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Video Game Review: Assassin’s Creed: The Ezio Collection

December 12, 2016 | By Mike Chen | comment on this post
Assassin's Creed: The Ezio Collection
Ezio’s remaster improves environment fidelity but not the actual Assassin.

The first Assassin’s Creed sold bucket loads but was seen as a bit of a limited experience, a tech demo with repetitive gameplay, clunky controls and a boring protagonist. Assassin’s Creed 2 was a leap forward in every respect, and Ubisoft was so successful with Ezio Auditore da Firenze that he starred in two more successive games.

That trilogy was already packaged together for previous generations, but now remastered versions have arrived for the PlayStation 4 and Xbox One, filling in the (much needed) gap in annual AC releases.


One of the good/bad things about Assassin’s Creed is that the controls haven’t really changed that much between Ezio’s time and the recent adventures with the Frye twins. If you started with Evie and Jacob Frye in Syndicate, then going back to Ezio may feel slightly clunkier, but not by very much.

The biggest difference is that Ezio introduced chain combat kills, which was unfortunately dropped somewhere along the way. The parkour remains as clunky as ever (you’ll still get caught on the corner of something), but the amount of interactive environment has diminished.

None of this has been fine-tuned or upgraded, probably because the leap between AC2 and Syndicate isn’t that far. So basically, if you’re revisiting Italy with Ezio, it’s pretty much what you remember for better or worse. If you’re time-jumping back after playing Syndicate, some of the button mapping is different, but it’s still essentially the same thing.


Assassin’s Creed has always had gorgeous environments with somewhat questionable character models.
Syndicate finally corrected this and brought the Frye twins to a decent level of graphical fidelity, but time has not been kind to Ezio and his Renaissance pals.

Environments have all been upgraded (draw distances and general levels of details), but the characters look worse for wear. Ezio in particular has a weird red blotchiness to him, and unlike the Borderlands or Dishonored remasters, the characters aren’t intentionally stylized.


The Ezio trilogy follows the pattern of most trilogies (original Star Wars, X-Men, etc.) in which the first entry is great, the second is the best, and the third is middling. Each offers slight variations in gameplay mechanics, but the basic franchise thrust of parkour, melee, and random side quests remains the same throughout.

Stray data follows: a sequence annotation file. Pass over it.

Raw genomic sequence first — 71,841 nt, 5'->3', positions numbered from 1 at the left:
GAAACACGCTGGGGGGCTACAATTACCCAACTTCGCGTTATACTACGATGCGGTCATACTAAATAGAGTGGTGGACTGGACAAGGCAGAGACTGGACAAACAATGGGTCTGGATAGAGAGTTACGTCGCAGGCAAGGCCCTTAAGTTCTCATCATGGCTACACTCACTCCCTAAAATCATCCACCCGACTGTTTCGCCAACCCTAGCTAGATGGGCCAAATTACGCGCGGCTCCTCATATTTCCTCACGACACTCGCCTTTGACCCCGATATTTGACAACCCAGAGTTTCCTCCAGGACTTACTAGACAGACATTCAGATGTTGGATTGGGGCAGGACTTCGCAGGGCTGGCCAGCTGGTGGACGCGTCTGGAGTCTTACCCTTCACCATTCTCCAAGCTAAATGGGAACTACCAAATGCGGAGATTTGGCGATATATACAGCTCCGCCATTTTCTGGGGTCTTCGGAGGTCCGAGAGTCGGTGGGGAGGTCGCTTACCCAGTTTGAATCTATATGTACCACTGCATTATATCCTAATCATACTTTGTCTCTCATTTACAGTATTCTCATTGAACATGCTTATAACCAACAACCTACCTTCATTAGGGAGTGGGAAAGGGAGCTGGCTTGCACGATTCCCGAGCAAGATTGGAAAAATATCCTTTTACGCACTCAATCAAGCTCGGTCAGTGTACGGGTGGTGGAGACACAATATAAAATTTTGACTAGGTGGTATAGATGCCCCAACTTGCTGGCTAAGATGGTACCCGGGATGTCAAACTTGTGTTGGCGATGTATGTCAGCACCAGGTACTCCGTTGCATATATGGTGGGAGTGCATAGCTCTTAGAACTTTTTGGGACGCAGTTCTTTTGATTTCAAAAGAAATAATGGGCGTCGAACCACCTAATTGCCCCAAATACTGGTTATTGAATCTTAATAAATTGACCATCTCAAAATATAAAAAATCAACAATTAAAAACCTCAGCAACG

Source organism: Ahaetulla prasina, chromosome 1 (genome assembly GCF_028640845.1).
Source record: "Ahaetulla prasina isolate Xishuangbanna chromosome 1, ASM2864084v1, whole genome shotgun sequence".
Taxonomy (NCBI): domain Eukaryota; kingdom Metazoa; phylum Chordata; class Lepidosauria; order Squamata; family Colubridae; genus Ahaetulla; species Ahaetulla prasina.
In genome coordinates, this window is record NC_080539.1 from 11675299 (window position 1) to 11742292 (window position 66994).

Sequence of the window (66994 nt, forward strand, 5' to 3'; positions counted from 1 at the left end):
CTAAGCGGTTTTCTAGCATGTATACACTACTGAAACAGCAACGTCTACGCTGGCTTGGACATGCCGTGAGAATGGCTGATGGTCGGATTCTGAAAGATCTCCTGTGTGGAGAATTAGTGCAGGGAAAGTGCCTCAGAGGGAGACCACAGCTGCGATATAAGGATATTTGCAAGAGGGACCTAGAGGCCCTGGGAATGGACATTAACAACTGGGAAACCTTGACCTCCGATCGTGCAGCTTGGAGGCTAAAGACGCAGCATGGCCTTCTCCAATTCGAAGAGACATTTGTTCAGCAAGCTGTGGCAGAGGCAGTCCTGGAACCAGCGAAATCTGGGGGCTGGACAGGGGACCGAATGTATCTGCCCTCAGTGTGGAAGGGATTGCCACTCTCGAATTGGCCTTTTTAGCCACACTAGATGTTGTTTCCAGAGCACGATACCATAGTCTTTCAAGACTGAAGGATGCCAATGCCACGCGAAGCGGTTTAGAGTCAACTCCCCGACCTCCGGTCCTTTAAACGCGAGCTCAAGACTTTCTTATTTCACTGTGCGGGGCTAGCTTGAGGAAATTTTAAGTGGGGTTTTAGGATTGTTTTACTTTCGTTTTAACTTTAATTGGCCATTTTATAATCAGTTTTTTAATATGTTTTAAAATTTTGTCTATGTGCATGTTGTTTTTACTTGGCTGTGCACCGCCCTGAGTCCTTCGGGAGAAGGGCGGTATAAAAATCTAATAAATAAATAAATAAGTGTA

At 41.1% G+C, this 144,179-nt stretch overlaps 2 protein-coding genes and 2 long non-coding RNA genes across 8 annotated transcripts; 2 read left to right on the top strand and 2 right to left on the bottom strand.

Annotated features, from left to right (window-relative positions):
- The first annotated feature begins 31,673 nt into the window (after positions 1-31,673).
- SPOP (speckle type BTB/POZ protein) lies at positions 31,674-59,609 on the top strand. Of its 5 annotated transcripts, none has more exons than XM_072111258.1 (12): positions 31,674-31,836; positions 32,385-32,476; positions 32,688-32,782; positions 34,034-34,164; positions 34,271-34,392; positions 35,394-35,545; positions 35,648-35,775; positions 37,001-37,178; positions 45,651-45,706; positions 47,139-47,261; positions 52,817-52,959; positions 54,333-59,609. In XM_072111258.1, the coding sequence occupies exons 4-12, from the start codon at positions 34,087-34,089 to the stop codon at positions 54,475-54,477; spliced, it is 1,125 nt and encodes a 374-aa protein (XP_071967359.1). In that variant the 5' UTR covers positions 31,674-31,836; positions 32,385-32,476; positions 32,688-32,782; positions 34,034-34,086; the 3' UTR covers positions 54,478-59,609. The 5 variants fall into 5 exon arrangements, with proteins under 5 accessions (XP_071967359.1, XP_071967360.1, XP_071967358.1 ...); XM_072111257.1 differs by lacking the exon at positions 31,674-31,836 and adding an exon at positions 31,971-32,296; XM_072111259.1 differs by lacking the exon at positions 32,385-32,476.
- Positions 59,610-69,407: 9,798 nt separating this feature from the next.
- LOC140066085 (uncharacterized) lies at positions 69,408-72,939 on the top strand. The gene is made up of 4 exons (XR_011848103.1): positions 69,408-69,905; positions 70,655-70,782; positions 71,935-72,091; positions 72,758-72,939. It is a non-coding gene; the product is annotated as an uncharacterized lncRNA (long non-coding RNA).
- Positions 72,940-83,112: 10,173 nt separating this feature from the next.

That being said, Ezio is perhaps the franchise’s most enjoyable character, and seeing his life progress from the ballsy young man in AC2 to the grizzled veteran of Revelations is satisfying as hell.

Not nearly as satisfying, however, is the modern-day Desmond Miles story, which has basically not existed since the end of Assassin’s Creed 3. But you’re still stuck in there, and Desmond’s gameplay takes a few hours of the overall length for each game.

Each game in this trilogy has a different focus for overall secondary gameplay. In AC2, it’s property and business management. In Brotherhood, it’s recruiting junior Assassin NPCs to be used as on-call combat squads. In Revelations, it’s the use of a zip-line across the map (replaced in Syndicate with the grapple gun) and bomb crafting.

In all three games, you can essentially ignore these side functions, though the recruiting of Brotherhood makes life much easier and allows you to strategize your infiltration while the zip-line in Revelations greatly speeds up travel.

Having played and beaten every game in the Assassin’s Creed series, we’ve always felt that the Ezio trilogy, despite the games’ technical limitations, hit that right balance between open world exploration and overstuffed collectible side crap — something that really increased starting with Assassin’s Creed 3.

Revisiting these in the remaster, they still do remain the most well-balanced, and Ezio’s ability to make chain kills in combat really helps the repetition of some of the larger fights.

It’s a shame that the unique multiplayer modes of Brotherhood and Revelations aren’t included, as they are still one of the most different and stressful (in a good way) multiplayer experiences we’ve seen over the past decade.

OVERALL (3.75/5)

Despite being remasters, Assassin’s Creed: The Ezio Collection has shown its age due to technical issues. On the other hand, this trilogy probably has Assassin Creed’s strongest story and character development, and the overall clunkiness isn’t much different than Syndicate.

If you’ve never played as Ezio and enjoyed Syndicate, it’s worth your time to dig deeper into the series’ lore. However, there’s no real need for legacy players to come back to Renaissance Italy unless they’ve already ditched their previous-generation copies.

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